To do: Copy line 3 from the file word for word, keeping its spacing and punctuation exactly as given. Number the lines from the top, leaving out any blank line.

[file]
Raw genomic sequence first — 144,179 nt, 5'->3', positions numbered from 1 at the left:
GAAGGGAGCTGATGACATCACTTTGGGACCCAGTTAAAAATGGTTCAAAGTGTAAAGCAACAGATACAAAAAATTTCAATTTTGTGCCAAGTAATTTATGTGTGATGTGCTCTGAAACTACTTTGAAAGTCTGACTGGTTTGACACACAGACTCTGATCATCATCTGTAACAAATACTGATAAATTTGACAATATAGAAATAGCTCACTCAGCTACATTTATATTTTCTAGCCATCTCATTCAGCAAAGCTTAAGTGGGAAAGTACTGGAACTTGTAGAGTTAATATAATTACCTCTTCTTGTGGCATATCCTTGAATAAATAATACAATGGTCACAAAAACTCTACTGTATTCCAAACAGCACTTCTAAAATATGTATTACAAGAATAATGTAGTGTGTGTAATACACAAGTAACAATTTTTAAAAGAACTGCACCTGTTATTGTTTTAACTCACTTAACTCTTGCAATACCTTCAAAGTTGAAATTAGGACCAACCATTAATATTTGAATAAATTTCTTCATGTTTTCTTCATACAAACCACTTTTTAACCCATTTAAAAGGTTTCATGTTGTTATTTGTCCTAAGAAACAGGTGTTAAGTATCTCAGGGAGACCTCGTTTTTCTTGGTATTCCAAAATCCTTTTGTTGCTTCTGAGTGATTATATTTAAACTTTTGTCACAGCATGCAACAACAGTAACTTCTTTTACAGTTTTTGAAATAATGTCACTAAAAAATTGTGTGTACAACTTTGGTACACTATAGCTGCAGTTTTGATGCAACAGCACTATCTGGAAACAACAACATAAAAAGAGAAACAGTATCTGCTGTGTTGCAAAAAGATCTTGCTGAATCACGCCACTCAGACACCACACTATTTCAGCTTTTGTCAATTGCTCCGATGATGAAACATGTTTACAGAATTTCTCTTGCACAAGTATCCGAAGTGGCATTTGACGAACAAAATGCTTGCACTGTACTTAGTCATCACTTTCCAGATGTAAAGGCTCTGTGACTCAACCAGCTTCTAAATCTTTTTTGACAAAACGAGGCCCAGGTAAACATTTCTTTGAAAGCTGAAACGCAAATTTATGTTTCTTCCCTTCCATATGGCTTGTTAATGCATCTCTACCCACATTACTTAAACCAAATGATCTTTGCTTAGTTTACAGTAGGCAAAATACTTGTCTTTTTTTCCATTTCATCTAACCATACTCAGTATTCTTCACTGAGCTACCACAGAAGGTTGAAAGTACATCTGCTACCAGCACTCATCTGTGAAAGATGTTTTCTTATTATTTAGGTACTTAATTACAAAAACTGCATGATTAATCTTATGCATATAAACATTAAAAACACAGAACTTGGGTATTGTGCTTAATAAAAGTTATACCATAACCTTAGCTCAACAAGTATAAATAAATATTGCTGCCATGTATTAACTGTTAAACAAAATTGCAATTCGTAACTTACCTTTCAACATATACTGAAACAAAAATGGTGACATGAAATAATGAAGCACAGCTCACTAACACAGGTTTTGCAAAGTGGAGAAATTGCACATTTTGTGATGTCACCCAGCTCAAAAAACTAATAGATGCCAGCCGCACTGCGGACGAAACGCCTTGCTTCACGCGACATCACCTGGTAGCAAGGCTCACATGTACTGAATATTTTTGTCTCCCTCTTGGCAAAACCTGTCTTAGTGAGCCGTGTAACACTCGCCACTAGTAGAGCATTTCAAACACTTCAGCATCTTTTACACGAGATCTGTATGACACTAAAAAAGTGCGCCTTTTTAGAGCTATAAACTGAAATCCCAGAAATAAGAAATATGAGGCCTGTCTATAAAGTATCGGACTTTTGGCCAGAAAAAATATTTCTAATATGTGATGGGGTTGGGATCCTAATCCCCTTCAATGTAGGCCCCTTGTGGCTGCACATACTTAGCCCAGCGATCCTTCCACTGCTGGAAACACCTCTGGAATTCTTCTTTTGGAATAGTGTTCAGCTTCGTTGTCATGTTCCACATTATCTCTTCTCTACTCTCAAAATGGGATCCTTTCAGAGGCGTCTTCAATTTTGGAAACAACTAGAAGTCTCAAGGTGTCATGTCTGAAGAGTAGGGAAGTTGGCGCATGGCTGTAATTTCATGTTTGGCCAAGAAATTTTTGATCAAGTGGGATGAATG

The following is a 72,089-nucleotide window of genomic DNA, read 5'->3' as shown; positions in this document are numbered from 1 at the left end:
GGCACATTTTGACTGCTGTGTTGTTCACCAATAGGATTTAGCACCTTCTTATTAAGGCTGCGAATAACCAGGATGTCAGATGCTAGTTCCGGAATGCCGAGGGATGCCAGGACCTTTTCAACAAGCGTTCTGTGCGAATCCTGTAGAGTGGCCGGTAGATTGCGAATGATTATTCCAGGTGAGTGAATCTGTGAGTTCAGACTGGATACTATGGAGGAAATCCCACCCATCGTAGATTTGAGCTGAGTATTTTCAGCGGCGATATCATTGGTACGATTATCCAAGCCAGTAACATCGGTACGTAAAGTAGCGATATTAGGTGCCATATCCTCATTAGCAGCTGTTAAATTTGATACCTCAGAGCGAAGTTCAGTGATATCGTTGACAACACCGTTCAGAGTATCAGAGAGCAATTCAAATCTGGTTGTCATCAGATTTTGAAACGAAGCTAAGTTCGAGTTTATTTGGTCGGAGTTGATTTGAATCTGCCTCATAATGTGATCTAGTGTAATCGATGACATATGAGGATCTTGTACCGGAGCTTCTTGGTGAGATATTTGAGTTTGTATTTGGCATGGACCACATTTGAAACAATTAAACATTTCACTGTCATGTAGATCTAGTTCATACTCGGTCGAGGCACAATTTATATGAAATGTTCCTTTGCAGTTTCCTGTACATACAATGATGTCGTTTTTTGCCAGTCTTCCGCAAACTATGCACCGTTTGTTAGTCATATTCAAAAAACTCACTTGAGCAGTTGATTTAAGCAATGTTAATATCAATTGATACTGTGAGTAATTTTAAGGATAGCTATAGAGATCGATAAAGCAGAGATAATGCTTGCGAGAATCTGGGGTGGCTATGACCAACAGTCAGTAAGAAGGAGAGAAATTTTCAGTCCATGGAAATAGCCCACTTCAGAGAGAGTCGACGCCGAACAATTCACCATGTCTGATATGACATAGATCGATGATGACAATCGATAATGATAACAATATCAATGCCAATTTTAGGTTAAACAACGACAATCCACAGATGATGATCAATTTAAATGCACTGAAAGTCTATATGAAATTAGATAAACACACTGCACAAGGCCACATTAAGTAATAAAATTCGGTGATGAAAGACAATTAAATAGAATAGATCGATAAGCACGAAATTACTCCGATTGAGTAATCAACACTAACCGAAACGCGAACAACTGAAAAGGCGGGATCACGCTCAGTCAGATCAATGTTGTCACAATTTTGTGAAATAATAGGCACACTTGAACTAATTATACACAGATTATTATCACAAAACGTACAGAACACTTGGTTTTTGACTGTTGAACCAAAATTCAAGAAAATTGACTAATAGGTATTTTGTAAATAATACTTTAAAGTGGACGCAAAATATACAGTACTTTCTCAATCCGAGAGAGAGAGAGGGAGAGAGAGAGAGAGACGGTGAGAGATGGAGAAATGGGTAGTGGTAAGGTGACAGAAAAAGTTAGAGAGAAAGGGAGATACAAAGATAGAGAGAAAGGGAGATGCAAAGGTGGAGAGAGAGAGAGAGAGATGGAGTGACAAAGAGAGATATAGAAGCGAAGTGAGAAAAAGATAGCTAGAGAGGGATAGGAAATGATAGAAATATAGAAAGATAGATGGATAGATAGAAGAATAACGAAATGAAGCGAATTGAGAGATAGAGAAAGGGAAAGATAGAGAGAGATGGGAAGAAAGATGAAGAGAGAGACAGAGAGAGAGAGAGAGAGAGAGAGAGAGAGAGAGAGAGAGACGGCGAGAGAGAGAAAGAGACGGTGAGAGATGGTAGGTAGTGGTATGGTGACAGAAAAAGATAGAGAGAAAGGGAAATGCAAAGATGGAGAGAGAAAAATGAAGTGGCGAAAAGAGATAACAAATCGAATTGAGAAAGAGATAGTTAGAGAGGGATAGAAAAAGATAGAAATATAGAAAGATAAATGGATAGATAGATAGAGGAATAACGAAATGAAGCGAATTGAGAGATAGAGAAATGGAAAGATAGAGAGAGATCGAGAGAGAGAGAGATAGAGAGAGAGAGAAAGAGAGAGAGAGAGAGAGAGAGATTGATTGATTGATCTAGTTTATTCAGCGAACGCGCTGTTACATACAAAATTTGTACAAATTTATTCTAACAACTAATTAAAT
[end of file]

The following is a 72,089-nucleotide window of genomic DNA, read 5'->3' as shown; positions in this document are numbered from 1 at the left end: